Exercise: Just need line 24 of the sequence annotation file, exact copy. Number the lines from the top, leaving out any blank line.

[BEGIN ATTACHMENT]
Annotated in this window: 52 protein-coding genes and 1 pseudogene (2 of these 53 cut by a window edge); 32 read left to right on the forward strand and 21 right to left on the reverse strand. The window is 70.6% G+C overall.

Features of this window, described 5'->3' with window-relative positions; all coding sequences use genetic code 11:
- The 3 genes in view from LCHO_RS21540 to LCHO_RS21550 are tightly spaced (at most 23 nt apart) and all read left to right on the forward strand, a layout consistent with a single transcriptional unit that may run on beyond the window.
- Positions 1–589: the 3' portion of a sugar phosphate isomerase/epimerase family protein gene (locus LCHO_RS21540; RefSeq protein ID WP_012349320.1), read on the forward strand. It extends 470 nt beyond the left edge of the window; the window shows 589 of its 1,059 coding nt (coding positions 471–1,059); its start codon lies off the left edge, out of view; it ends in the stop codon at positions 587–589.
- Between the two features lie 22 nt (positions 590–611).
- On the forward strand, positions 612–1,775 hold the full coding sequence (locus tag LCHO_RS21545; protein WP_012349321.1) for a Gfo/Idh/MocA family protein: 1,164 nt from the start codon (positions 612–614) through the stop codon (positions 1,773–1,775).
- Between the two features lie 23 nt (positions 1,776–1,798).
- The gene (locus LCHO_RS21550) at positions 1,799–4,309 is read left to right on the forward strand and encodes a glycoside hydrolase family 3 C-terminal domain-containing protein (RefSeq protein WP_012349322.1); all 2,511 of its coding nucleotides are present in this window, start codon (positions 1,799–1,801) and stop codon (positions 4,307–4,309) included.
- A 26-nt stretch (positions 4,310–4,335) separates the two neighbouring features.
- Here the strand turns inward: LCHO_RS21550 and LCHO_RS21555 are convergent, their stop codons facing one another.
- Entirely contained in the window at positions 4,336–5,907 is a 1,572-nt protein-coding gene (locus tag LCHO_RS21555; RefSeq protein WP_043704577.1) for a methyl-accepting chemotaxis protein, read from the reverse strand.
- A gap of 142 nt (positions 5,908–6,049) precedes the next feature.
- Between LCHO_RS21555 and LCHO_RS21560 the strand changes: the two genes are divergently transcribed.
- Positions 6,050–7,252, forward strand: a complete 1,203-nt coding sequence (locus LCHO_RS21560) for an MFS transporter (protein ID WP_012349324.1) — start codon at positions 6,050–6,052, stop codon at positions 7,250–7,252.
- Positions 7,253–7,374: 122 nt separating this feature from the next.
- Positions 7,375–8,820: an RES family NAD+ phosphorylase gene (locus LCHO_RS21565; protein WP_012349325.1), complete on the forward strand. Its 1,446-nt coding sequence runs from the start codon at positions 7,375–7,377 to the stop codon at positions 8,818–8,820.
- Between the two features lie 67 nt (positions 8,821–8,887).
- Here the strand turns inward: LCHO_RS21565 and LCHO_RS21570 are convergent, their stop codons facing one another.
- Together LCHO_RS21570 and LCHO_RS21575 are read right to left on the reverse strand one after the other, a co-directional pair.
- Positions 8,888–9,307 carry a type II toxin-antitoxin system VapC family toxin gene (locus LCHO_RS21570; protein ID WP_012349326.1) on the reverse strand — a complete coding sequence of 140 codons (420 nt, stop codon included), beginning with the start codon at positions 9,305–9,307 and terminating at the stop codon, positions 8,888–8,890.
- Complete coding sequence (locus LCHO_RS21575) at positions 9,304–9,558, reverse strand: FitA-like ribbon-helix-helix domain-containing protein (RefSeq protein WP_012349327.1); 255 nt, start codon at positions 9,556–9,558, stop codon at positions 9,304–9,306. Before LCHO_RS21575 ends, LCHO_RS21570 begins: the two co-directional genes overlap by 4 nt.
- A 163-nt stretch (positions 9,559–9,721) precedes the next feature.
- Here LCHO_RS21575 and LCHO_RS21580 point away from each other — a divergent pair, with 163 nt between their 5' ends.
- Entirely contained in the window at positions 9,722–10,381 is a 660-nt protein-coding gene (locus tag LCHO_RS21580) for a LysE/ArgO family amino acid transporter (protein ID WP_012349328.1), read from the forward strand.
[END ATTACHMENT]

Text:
- Entirely contained in the window at positions 9,722–10,381 is a 660-nt protein-coding gene (locus tag LCHO_RS21580) for a LysE/ArgO family amino acid transporter (protein ID WP_012349328.1), read from the forward strand.